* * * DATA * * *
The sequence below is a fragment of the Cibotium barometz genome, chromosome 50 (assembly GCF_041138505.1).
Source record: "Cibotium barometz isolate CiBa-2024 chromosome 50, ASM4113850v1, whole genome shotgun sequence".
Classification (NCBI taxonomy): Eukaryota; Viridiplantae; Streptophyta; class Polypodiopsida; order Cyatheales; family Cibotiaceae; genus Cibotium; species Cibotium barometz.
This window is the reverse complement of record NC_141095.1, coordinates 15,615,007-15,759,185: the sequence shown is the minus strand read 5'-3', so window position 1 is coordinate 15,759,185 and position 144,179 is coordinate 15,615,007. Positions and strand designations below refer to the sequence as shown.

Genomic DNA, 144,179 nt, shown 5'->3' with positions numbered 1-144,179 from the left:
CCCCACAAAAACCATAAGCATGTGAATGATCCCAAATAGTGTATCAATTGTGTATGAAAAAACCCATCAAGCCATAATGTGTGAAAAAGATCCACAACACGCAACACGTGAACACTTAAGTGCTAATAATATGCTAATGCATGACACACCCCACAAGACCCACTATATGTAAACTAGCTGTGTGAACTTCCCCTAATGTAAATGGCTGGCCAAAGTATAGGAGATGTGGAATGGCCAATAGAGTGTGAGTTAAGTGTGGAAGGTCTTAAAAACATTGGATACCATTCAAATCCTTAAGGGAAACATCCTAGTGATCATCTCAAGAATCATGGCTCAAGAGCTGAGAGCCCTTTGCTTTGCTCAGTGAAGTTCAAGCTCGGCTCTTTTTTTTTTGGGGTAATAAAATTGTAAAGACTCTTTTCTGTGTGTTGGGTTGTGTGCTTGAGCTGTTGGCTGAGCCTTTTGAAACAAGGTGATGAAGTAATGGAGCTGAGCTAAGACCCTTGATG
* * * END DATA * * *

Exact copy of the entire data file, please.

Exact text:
The sequence below is a fragment of the Cibotium barometz genome, chromosome 50 (assembly GCF_041138505.1).
Source record: "Cibotium barometz isolate CiBa-2024 chromosome 50, ASM4113850v1, whole genome shotgun sequence".
Classification (NCBI taxonomy): Eukaryota; Viridiplantae; Streptophyta; class Polypodiopsida; order Cyatheales; family Cibotiaceae; genus Cibotium; species Cibotium barometz.
This window is the reverse complement of record NC_141095.1, coordinates 15,615,007-15,759,185: the sequence shown is the minus strand read 5'-3', so window position 1 is coordinate 15,759,185 and position 144,179 is coordinate 15,615,007. Positions and strand designations below refer to the sequence as shown.

Genomic DNA, 144,179 nt, shown 5'->3' with positions numbered 1-144,179 from the left:
CCCCACAAAAACCATAAGCATGTGAATGATCCCAAATAGTGTATCAATTGTGTATGAAAAAACCCATCAAGCCATAATGTGTGAAAAAGATCCACAACACGCAACACGTGAACACTTAAGTGCTAATAATATGCTAATGCATGACACACCCCACAAGACCCACTATATGTAAACTAGCTGTGTGAACTTCCCCTAATGTAAATGGCTGGCCAAAGTATAGGAGATGTGGAATGGCCAATAGAGTGTGAGTTAAGTGTGGAAGGTCTTAAAAACATTGGATACCATTCAAATCCTTAAGGGAAACATCCTAGTGATCATCTCAAGAATCATGGCTCAAGAGCTGAGAGCCCTTTGCTTTGCTCAGTGAAGTTCAAGCTCGGCTCTTTTTTTTTTGGGGTAATAAAATTGTAAAGACTCTTTTCTGTGTGTTGGGTTGTGTGCTTGAGCTGTTGGCTGAGCCTTTTGAAACAAGGTGATGAAGTAATGGAGCTGAGCTAAGACCCTTGATG